[ExI] Some new angle about AI
aware at awareresearch.com
Sat Jan 2 20:09:13 UTC 2010
On Sat, Jan 2, 2010 at 11:22 AM, Lee Corbin <lcorbin at rawbw.com> wrote:
> Let's suppose for a moment that Gordon is right. In other
> words, internal mechanisms of the neuron must also be
Argh,"turtles all the way down", indeed. Then must nature also
compute the infinite expansion of the digits of pi for every soap
bubble as well?
> I want to step back and reexamine the reason that all of this
> is important, and how our reasoning about it must be founded
> on one axiom that is quite different from the other scientific
> And that axiom is moral: if presented with two simulations
> only one of which is a true emulation, and they're both
> exhibiting behavior indicating extreme pain, we want to
> focus all relief efforts only on the one. We really do
> *not* care a bit about the other.
This way too leads to contradiction, for example in the case of a
person tortured, then with memory erased, within a black box. The
morality of any act depends not on the **subjective** state of
another, which by definition one could never know, but on our
assessment of the rightness, in principle, of the action, in terms of
> For those of us who are functionalists (or, in my case, almost
> 100% functionalists), it seems almost inconceivable that the causal
> components of an entity's having an experience require anything
> beneath the neuron level. In fact, it's very likely that the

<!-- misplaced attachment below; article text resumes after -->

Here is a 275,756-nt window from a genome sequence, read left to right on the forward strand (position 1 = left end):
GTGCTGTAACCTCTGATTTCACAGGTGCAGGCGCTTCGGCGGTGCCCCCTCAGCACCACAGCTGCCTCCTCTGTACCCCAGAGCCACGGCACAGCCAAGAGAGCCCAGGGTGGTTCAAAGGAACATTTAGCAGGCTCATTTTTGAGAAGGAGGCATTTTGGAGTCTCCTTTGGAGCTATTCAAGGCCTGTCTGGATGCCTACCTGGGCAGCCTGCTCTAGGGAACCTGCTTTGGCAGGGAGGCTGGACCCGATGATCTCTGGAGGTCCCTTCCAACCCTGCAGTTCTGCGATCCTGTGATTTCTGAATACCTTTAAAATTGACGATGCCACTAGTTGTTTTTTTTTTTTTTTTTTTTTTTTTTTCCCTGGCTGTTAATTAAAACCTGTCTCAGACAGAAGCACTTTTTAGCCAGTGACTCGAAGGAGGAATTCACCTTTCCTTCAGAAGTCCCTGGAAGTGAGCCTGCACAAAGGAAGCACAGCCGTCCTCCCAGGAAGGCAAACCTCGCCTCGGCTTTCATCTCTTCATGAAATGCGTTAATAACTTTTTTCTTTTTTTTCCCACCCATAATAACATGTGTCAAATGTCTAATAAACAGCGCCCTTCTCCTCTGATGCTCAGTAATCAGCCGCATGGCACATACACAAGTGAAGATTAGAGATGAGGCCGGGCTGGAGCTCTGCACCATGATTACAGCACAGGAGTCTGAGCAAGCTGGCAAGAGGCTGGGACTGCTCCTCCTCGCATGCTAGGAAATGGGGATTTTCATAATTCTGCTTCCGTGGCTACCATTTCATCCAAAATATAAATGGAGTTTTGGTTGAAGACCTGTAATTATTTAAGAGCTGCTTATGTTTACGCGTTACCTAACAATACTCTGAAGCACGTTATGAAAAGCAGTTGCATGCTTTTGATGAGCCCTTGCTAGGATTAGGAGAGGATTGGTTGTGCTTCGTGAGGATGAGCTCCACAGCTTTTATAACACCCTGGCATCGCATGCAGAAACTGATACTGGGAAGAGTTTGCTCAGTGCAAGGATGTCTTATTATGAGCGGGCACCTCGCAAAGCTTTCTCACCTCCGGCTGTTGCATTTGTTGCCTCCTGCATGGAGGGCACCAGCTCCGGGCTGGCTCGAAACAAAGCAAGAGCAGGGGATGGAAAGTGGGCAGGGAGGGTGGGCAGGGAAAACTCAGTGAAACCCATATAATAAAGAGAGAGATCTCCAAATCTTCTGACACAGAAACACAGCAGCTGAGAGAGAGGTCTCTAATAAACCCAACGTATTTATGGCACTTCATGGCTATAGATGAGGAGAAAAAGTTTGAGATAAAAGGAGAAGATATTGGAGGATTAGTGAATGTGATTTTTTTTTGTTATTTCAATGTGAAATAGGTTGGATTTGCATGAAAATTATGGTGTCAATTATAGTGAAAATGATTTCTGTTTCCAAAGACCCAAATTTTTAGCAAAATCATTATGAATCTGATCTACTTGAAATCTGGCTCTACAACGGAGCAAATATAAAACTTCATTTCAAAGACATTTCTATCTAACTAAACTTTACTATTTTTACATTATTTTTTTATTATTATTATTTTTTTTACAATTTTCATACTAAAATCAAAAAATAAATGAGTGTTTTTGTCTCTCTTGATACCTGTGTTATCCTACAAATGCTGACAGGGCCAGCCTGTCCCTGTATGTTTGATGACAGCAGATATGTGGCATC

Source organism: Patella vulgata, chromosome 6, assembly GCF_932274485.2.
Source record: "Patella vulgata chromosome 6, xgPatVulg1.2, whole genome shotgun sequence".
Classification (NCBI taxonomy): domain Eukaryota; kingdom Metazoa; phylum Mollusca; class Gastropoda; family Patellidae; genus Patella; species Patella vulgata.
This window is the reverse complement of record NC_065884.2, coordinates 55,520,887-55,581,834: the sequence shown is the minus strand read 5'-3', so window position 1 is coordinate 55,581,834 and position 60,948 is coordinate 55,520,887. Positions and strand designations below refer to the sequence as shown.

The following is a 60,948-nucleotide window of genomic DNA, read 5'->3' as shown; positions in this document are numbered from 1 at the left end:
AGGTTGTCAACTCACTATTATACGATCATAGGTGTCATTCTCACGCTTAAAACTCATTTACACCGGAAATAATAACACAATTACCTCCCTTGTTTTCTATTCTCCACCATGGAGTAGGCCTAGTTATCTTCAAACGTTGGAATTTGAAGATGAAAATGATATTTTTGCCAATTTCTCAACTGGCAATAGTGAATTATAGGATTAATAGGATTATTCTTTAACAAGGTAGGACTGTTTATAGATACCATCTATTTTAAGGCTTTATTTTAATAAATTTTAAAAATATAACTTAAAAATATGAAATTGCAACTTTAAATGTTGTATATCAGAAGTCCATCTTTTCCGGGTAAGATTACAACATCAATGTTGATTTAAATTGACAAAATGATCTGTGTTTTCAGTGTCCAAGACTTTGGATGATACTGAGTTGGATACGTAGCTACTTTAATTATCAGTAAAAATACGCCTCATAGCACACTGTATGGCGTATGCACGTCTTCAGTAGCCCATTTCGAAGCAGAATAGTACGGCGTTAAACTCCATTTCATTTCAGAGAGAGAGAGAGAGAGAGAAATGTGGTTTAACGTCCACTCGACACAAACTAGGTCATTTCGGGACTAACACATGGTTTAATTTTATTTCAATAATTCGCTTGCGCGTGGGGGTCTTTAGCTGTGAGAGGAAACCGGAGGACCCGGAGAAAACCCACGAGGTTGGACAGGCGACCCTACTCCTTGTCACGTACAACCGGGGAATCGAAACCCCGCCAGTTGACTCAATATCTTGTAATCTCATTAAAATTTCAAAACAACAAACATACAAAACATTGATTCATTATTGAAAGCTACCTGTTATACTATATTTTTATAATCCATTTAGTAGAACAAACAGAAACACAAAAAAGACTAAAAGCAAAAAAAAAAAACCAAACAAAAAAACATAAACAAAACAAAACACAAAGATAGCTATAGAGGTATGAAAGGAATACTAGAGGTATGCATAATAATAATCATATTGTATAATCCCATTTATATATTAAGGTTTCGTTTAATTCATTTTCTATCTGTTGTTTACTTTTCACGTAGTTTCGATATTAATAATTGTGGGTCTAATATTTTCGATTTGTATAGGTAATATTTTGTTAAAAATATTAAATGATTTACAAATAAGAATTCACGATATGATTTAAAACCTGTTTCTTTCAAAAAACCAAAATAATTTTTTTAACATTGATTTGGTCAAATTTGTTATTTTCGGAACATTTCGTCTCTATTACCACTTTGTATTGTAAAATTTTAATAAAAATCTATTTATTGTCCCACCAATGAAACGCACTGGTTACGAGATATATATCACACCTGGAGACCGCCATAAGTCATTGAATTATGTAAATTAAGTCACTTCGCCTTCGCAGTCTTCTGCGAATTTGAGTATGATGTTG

> simulation of whole neuron tracks or bundles suffice.
Let go of the assumption of an **essential** consciousness, and you'll
see that your functionalist perspective is entirely correct, but it
needs only the level of detail, within context, to evoke the
appropriate responses of the observer. To paraphrase John Clark,
"swiftness" is not in the essence of a car, and the closer one looks
the less apt one is to find it. Furthermore (and I realize that John
didn't say /this/), a car displays "swiftness" only within an
appropriate context. But key is understanding is that this
"swiftness" (separate from formal descriptions of rotational velocity,
power, torque, etc.) is a function of the observer.
> But I have no way of going forward to address Gordon's
> question. Logically, we have no way of knowing
(and this is an example where logic fails but reason still prevails)
> that in
> order to emulate experience, you have to simulate every
> single gluon, muon, quark, and electron. However, we
> can *never* in principle (so far as I can see) begin to
> answer that question, because ultimately, all we'll
> finally have to go on is behavior (with only a slight
> glance at the insides).
> I merely claim that if Gordon or anyone else who doubts
> were to live 24/7 for years with an entity that acted
> wholly and completely human, yet who was a known simulation
> at, say, the neuron level, entirely composed of transistors
> whose activity could be single-stepped through, then Gordon
> or anyone else would soon apply the compassionate axiom,
> and find himself or herself incapable of betraying or
> inflicting pain on his or her new friend anymore than
> upon a regular human.
And here, despite a ripple (more accurately a fold, or
non-monotonicity) and a veering off to infinity on one side of your
map of reality, you and I can agree on your conclusion.
Happy New Year, Lee.
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